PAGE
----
A 4 months old buck of was presented to the Department of Clinical Medicine and Surgery, University of Agriculture, Faisalabad, Pakistan on 07/07/2017 with presenting complaint of being off-fed and swelling under the jaw. Buck was examined physically. All the vitals including temperature (103.4˚F), respiration rate (18 breaths per minute), heart rate (75 beats per minute) and hydration status were found to be normal. There was no swelling of major lymph nodes. The only abnormality observed was presence of a mass under the mandible on left side (Figure 1). History revealed that the mass is gradually increasing in size and animal faces difficulty while chewing the feed. Upon palpation, hard mass was felt which was immoveable. Aseptic aspiration was done and pus was oozed out of the mass. After getting complete history, observing clinical signs and conducting comprehensive physical and clinical examination, the case was diagnosed as Lumpy Jaw Disease.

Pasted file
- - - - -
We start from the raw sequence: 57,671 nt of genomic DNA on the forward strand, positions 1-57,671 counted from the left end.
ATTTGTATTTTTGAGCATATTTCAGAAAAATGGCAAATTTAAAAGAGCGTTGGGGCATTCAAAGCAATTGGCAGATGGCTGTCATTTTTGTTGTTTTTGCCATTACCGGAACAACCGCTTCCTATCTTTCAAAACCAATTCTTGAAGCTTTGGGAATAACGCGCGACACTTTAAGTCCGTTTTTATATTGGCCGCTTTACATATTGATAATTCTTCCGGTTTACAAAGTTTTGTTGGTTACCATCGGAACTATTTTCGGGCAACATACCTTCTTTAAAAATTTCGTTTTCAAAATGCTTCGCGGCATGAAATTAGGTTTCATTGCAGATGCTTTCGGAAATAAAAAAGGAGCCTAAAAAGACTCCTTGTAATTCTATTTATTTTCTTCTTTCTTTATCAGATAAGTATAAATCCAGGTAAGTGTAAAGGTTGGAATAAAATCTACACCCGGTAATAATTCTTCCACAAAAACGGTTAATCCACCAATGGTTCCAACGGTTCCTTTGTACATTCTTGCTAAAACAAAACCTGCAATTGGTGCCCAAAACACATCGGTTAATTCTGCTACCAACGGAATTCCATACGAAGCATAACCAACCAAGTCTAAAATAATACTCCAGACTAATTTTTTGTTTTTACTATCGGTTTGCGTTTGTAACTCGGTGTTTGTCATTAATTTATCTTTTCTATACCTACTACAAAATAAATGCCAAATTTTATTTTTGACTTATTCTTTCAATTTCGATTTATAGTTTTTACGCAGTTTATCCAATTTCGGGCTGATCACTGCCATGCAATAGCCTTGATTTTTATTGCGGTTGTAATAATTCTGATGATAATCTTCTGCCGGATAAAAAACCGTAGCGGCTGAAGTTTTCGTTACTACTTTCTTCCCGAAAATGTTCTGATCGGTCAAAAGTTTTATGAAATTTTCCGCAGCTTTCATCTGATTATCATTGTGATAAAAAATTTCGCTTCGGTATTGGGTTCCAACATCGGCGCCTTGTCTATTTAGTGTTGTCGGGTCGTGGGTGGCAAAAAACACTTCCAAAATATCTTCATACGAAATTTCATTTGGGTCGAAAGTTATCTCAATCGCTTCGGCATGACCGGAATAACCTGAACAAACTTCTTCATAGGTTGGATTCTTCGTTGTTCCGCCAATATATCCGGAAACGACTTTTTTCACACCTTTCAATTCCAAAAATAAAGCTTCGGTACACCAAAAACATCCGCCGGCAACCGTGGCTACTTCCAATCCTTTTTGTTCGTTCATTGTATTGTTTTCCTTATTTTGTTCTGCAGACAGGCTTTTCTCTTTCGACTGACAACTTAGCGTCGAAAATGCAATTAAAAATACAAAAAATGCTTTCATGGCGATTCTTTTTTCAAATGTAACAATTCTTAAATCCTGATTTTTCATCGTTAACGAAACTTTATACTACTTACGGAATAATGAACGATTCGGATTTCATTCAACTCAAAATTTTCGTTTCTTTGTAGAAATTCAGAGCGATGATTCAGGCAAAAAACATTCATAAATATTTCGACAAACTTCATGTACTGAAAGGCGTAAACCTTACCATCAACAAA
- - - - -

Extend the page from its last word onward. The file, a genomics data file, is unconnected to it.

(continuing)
Figure 1 Significant swelling of mandible


Animal was weighed and given potassium iodide (KI) @ dose rate of 70 mg/kg body weight orally once in a day. Total dose calculated was 1 gram per day and the treatment was continued for 25 days.


2 Results

Owner was also asked to pay a follow up visit so that the efficacy of treatment and its response can be evaluated. The results were found to be effective as the lesion started to regress after 10 days and completely receded after 25th day of the treatment.


3 Discussions

Actinomycosis is reported from all over the world but prevalence is higher in the countries with poor dental health and low socioeconomic status countries (Moniruddin et al., 2010). The disease is sporadic in its nature but causes substantial decrease in productivity of the animal aspatients’ feed intake becomes decreased due to dysphagia and quidding. Facial distortion, loosening of teeth and dyspnea due to respiratory tract involvement are some of the complications of lumpy jaw. The differential diagnosis of disease includes stomatitis, rabies, fracture of mandible and tooth root abscesses (Radostits et al., 2005).